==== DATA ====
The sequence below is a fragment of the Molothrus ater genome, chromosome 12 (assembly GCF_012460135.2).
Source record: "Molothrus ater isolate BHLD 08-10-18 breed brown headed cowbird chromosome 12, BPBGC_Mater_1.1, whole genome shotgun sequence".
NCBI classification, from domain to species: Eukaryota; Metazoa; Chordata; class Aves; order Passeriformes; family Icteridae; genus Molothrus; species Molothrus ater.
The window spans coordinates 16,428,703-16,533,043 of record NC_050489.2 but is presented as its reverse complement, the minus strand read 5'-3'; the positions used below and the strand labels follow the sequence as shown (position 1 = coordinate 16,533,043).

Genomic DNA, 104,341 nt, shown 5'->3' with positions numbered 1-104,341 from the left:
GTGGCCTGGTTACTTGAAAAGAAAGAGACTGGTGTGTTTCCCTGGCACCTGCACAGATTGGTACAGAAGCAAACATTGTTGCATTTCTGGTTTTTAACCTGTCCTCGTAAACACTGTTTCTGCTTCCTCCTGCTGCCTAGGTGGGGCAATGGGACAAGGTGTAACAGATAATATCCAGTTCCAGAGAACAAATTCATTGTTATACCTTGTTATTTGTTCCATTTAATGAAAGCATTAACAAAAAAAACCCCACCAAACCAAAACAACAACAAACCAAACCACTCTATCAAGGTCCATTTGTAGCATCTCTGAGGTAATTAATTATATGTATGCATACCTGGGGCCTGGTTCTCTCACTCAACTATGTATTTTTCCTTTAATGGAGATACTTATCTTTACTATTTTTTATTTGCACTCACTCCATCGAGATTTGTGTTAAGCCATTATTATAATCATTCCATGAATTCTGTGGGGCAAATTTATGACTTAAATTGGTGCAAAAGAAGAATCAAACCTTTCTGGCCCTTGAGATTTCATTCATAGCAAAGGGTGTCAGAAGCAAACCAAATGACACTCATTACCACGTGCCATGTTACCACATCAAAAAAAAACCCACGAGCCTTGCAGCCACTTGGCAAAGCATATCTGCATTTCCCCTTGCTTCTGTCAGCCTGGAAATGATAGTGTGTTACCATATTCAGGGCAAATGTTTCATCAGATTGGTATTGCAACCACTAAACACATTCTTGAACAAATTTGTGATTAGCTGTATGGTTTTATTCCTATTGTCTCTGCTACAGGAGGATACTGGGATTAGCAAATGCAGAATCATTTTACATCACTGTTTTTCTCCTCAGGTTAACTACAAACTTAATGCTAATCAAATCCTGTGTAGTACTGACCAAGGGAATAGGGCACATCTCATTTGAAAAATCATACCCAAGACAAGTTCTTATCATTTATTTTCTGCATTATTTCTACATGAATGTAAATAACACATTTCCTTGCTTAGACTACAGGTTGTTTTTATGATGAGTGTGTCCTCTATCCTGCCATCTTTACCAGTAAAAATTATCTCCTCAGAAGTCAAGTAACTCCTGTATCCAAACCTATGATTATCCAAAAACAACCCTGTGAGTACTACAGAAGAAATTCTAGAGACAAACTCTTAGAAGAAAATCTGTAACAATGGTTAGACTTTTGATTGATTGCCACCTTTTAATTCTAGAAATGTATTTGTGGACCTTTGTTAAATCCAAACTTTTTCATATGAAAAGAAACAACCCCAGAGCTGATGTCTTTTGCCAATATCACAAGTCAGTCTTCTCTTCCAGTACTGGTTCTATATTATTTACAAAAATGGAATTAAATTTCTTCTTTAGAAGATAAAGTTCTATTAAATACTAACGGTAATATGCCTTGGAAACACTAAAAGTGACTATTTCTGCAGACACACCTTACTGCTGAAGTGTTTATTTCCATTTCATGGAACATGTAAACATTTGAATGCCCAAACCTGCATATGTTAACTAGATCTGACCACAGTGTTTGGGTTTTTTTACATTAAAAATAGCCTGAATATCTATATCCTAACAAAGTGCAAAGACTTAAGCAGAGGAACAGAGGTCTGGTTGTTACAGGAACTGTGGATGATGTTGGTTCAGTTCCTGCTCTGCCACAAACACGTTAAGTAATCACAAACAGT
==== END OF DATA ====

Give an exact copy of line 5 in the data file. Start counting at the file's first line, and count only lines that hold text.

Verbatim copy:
Genomic DNA, 104,341 nt, shown 5'->3' with positions numbered 1-104,341 from the left: